Achieving learning for all
To address the challenge of teaching-learning in primary grades we must make concerted efforts to tackle three issues. To help all children in standards three four and five reach the level expected of them at their grade, there is a dual challenge: first, basic skills need to be built, and built fast and in a durable way. Second, these children have to be enabled to be able to cope with what is required of them for the grade in which they are studying. Finally, to alleviate this dual challenge in future, by the end of standard two children need to have developed foundational skills of reading, writing, critical thinking, arithmetic and problem-solving. Of course, it can be argued that grade level expectations need to be reviewed so that the “negative consequences of overambitious curricula” can be minimized, but curriculum reform is a long drawn out and complicated process. In the meanwhile, we should not allow children to finish standard five without very basic skills that will enable them to go forward in the education system and in life.
The education chapter in the 12th Five-Year Plan document places children’s learning outcomes at the center of the stage. The spirit of the RTE Act also is to “guarantee” that by the time children complete eight years of schooling, they are capable of dealing with whatever lies ahead for them. The prevailing belief among decision-makers is that increasing inputs, improving infrastructure and “tightening systems” will lead to the desired changes. While the input-based and “business as usual” “theory of change” may be necessary to achieve “schooling for all”, it will not enable India to reach the goals of “learning for all”. Like the cases described above, it is essential that we take a close look at solutions that have been implemented and found to be effective and successful. In each of these cases, a fundamental departure from “business as usual” was needed along with a major shift in the usual mind set of the decision-makers and implementers. Setting of clear and achievable goals, grouping children by ability instead of age/grade, supporting teachers, conducting systematic basic assessment, and steadfast leadership have enabled government school teachers (and their cluster coordinators, block and district officials) to achieve results in six months that they had not been able to catalyze in the last four to five years.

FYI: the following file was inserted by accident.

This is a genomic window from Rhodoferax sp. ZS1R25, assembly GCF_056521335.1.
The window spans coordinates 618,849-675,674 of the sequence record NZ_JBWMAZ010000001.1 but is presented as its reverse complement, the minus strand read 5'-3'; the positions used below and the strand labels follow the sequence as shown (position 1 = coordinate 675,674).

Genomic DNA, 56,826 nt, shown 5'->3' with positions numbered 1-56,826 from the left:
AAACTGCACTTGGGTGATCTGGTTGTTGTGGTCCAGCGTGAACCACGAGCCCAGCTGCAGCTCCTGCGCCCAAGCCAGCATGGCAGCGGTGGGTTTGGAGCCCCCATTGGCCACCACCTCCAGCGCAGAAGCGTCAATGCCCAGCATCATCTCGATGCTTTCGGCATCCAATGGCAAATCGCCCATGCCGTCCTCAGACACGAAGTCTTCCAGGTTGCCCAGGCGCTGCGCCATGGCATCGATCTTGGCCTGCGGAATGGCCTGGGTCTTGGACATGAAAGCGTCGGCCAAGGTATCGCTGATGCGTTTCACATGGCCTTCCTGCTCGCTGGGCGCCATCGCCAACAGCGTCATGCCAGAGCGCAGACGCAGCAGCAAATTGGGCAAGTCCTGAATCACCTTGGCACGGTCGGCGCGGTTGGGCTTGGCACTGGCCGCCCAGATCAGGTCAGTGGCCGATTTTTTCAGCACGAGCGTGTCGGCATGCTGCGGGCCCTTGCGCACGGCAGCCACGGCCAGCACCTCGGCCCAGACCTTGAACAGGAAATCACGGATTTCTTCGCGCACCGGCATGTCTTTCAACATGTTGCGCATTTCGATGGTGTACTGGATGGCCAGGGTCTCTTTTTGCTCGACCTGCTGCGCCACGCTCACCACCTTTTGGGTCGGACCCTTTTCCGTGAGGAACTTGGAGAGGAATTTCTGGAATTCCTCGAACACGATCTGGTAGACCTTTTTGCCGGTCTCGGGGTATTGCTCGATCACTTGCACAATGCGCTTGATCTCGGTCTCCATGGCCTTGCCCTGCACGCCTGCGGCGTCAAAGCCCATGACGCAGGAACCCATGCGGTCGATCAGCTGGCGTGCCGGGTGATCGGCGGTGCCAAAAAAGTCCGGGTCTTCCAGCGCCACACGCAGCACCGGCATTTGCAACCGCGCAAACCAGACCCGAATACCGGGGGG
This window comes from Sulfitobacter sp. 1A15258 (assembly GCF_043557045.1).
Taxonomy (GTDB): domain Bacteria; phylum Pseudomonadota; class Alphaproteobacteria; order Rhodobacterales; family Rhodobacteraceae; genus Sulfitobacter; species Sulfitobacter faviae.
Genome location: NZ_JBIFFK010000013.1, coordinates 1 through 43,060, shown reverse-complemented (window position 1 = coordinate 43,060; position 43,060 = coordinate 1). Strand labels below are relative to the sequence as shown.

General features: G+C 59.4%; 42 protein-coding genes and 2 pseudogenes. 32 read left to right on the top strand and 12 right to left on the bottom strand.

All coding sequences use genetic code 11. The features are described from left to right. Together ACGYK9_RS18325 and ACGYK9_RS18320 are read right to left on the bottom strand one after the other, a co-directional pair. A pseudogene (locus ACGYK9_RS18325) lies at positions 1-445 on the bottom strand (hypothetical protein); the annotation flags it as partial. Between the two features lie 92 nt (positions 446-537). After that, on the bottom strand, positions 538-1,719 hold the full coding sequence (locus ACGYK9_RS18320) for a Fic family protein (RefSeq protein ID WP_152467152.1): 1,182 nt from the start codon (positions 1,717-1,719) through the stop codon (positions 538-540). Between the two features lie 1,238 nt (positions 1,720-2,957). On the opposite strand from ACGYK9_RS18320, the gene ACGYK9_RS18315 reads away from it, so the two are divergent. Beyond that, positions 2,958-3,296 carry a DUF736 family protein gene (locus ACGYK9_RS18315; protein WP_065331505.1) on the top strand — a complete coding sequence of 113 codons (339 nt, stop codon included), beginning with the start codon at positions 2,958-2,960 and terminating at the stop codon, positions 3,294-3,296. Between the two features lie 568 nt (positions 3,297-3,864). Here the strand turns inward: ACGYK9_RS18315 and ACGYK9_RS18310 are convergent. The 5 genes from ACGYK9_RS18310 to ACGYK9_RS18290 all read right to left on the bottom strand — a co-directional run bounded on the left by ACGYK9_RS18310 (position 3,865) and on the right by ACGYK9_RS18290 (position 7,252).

The way forward
Almost all children in the 6-14 age groups in India are enrolled in school. In the coming school year, we must undertake concrete steps for putting India’s children on the path of achieving the full potential of their capabilities. Each state must publicly declare their learning goals and articulate concretely their plans for achieving higher learning outcomes for at least the next two to three years. It is urgent that we face our realities squarely to fulfill children’s hopes for the coming school year and enable India to reach its national goals for growth and equity.